Current Initiatives

ReUse For Us (RUFUS) Water Recycling

The plants in the lobby of Denver Water's Administration Building help filter water for reuse. Photo credit: Denver Water.

A major part of our One Water strategy is the Water Recycling System in the Administration Building, which employees named RUFUS. It stands for ReUse For Us, and it will treat wastewater from the Administration Building through a multi-stage treatment system to meet the highest state standards for recycled water. That treated water then will be reused for toilet flushing and landscape irrigation at the Administration Building.

The most noticeable portion of RUFUS is the wetlands in the lobby and behind the Administration Building. The three, large basins include plants and rock in the top with treated water running underneath.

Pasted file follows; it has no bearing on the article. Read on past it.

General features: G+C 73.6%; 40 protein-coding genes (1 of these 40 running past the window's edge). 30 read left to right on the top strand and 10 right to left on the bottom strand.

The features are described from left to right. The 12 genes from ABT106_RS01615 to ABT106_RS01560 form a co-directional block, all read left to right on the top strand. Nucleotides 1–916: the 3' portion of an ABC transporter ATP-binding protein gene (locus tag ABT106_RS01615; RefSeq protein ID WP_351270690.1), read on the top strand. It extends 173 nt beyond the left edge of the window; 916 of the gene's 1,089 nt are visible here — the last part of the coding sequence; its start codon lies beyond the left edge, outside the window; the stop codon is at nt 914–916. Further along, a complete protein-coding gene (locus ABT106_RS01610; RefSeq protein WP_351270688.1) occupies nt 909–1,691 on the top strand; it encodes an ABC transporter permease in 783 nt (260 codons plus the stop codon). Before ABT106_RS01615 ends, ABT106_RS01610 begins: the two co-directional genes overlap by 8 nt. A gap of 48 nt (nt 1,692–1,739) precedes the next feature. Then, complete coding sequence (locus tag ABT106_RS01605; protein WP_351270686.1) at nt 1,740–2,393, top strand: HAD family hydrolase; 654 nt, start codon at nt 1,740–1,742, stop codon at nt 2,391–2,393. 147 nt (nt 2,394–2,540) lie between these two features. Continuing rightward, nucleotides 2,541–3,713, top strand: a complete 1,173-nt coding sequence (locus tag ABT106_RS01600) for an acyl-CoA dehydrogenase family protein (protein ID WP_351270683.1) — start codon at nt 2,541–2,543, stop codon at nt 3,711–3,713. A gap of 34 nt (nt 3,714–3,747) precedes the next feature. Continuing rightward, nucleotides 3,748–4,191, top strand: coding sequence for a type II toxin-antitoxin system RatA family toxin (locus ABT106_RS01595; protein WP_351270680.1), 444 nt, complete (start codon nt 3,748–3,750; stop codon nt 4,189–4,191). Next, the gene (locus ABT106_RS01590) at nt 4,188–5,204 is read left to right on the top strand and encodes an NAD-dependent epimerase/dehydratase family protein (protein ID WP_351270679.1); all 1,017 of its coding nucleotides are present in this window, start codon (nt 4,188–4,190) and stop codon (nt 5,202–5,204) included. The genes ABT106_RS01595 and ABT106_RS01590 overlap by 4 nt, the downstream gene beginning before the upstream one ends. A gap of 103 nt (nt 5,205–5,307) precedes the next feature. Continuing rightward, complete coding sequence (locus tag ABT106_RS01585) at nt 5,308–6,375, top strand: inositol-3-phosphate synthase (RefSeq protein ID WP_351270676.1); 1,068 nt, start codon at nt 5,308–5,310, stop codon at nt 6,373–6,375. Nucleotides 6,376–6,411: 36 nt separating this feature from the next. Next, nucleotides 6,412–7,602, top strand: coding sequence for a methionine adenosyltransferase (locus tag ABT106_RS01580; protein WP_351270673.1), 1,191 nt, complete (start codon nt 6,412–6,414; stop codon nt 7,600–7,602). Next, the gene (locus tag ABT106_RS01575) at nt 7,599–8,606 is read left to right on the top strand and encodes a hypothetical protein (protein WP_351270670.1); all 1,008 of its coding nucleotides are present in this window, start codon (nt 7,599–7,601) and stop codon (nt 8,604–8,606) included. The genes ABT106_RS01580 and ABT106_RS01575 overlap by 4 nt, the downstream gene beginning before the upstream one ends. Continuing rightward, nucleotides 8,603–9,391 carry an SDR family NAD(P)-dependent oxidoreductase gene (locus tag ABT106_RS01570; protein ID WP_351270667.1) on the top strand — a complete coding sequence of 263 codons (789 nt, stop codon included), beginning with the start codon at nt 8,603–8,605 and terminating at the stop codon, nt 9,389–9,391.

Northwater Treatment Plant (Energy)

Hydropower generation equipment at site of the Northwater plant will produce enough energy to operate the treatment plant, significantly reducing carbon dioxide emissions. The Northwater Treatment Plant will use 52% less energy at this facility compared to industry norms, and space has been allocated for additional hydroturbines and solar generation in the future. 

Northwater Treatment Plant (Land and Ecosystems)

The Northwater Treatment Plant site was selected with careful consideration of the protection of surrounding waters and wetlands. Once construction is complete, the site will be restored with native, noninvasive grasses, trees and shrubs. 

From Forests to Faucets